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Differential Scanning Calorimetry for bacterial membranes

Differential Scanning Calorimetry for bacterial membranes



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I would like to study the freezing and melting of bacterial membranes and would like to use Differential Scanning Calorimetry (DSC) to obtain the glass transition temperature of the membrane. However, I am unsure where to find such protocols describing the process. Could someone please tell me how to use DSC for bacteria such as E. coli?


Interaction of Synthetic Polymers with Cell Membranes and Model Membrane Systems I. Differential Scanning Calorimetry

Tirrell, David A. and Boyd, Patricia M. (1981) Interaction of Synthetic Polymers with Cell Membranes and Model Membrane Systems I. Differential Scanning Calorimetry. Makromolecular Chemistry, Rapid Communications, 2 (2). pp. 193-198. ISSN 0250-9733. https://resolver.caltech.edu/CaltechAUTHORS:20150209-164526691

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Differential Scanning Calorimetry of Protein-Lipid Interactions

Differential scanning calorimetry (DSC) is a highly sensitive nonperturbing technique used for studying the thermodynamic properties of thermally induced transitions. Since these properties might be affected by ligand binding, DSC is particularly useful for the characterization of protein interactions with biomimetic membranes. The advantages of this technique over other methods consist in the direct measurement of intrinsic thermal properties of the samples, requiring no chemical modifications or extrinsic probes. This chapter describes the basic theory of DSC and provides the reader with an understanding of the capabilities of DSC instrumentation and the type of information that can be achieved from DSC studies of lipid-protein interactions. In particular, the chapter provides a detailed analysis of DSC data to assess the effects of proteins on biomimetic membranes.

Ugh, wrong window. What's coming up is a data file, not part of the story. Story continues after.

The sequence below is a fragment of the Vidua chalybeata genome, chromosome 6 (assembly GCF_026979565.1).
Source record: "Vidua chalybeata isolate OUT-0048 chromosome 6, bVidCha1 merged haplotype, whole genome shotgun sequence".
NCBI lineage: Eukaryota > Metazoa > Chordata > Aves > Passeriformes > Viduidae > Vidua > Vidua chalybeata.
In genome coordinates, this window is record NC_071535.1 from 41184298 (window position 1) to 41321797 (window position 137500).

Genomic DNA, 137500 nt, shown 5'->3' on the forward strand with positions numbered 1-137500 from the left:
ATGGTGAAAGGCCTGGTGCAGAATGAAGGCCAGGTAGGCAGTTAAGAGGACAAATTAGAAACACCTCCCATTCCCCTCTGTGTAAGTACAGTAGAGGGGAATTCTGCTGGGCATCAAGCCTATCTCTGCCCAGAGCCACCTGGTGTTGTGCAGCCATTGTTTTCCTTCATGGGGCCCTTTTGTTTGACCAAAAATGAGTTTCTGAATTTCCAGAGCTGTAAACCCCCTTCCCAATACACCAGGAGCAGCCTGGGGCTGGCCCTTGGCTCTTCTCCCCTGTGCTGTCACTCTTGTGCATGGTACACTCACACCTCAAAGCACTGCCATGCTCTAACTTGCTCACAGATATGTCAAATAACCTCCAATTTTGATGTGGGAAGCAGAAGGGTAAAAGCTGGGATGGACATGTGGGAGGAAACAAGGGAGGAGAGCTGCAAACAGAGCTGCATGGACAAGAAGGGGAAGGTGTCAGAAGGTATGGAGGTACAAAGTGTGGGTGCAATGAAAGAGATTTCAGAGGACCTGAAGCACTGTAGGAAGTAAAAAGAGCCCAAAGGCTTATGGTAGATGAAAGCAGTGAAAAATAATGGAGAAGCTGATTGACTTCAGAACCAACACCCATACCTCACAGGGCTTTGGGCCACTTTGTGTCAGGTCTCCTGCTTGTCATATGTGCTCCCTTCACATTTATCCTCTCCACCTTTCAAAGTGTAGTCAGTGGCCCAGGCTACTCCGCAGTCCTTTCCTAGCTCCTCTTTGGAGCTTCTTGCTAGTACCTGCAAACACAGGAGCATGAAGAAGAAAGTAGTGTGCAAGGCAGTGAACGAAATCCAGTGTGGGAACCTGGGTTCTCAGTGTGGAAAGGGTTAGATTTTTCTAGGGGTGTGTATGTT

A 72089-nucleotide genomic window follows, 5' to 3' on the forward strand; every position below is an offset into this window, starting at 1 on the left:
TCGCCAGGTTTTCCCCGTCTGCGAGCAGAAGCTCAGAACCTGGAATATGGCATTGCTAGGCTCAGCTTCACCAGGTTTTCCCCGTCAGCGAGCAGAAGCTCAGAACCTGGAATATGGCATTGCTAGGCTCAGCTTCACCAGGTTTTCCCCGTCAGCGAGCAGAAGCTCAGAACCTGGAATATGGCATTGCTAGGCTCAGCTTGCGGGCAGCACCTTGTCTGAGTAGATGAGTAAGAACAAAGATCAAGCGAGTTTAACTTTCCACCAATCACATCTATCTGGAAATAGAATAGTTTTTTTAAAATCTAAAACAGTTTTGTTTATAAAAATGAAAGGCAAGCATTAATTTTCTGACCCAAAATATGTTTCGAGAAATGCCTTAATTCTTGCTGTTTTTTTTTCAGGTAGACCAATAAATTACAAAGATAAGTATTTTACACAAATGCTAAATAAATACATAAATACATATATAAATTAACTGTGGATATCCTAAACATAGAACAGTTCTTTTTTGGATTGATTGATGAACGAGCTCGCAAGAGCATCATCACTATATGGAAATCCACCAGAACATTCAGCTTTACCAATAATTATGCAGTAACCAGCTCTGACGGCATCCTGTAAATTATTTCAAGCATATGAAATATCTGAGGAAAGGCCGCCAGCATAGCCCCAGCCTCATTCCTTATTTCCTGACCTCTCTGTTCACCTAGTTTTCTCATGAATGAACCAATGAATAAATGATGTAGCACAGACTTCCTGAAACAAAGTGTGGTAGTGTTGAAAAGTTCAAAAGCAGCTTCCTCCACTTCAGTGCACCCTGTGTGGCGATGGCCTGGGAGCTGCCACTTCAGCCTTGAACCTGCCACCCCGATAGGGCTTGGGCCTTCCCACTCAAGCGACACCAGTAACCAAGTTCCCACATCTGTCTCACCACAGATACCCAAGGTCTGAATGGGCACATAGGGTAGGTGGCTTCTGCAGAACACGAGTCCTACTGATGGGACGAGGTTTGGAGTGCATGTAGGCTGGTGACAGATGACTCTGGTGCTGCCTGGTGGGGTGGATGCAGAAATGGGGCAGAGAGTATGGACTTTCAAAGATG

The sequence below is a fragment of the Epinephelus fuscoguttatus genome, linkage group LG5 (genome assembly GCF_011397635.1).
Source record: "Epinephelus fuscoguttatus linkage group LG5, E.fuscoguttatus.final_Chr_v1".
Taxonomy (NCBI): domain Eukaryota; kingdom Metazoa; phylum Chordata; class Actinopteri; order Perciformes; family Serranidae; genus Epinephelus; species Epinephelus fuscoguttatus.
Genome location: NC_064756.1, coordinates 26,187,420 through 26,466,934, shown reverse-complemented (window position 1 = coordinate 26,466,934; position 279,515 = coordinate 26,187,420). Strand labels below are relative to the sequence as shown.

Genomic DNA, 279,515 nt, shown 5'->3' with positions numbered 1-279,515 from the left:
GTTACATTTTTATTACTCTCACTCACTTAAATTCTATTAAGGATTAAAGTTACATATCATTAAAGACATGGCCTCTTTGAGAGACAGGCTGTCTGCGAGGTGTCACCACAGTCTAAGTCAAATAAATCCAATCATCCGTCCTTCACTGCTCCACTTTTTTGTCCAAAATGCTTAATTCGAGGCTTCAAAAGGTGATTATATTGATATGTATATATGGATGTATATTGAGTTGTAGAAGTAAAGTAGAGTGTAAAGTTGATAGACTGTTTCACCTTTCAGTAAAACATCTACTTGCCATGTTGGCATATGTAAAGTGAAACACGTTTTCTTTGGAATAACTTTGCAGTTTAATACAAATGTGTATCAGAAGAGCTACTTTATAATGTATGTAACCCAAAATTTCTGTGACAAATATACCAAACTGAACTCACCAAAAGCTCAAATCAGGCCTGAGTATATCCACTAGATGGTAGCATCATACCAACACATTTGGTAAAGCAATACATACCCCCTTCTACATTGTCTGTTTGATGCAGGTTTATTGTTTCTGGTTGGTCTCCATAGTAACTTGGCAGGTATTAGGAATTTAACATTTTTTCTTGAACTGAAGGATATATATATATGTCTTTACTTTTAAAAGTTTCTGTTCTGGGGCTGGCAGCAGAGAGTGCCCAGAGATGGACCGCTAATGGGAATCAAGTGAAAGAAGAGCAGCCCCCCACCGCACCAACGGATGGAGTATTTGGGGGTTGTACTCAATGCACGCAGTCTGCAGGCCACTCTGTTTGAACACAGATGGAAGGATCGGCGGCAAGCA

Keywords: Data analysis Differential scanning calorimetry Gel to liquid–crystalline phase transition Lamellar to inverted hexagonal phase transition Lipids Lipid–protein interaction Proteins.


Langmuir monolayers and Differential Scanning Calorimetry for the study of the interactions between camptothecin drugs and biomembrane models

CPT-11 and SN-38 are camptothecins with strong antitumor activity. Nevertheless, their severe side effects and the chemical instability of their lactone ring have questioned the usual forms for its administration and have focused the current research on the development of new suitable pharmaceutical formulations. This work presents a biophysical study of the interfacial interactions of CPT-11 and SN-38 with membrane mimetic models by using monolayer techniques and Differential Scanning Calorimetry. The aim is to get new insights for the understanding of the bilayer mechanics after drug incorporation and to optimize the design of drug delivery systems based on the formation of stable bilayer structures. Moreover, from our knowledge, the molecular interactions between camptothecins and phospholipids have not been investigated in detail, despite their importance in the context of drug action. The results show that neither CPT-11 nor SN-38 disturbs the structure of the complex liposome bilayers, despite their different solubility, that CPT-11, positively charged in its piperidine group, interacts electrostatically with DOPS, making stable the incorporation of a high percentage of CPT-11 into liposomes and that SN-38 establishes weak repulsive interactions with lipid molecules that modify the compressibility of the bilayer without affecting significantly neither the lipid collapse pressure nor the miscibility pattern of drug-lipid mixed monolayers. The suitability of a binary and a ternary lipid mixture for encapsulating SN-38 and CPT-11, respectively, has been demonstrated.

Keywords: Bilayer systems Biomembrane models Camptothecins Langmuir monolayers Liposomes Membrane interactions.


Abstract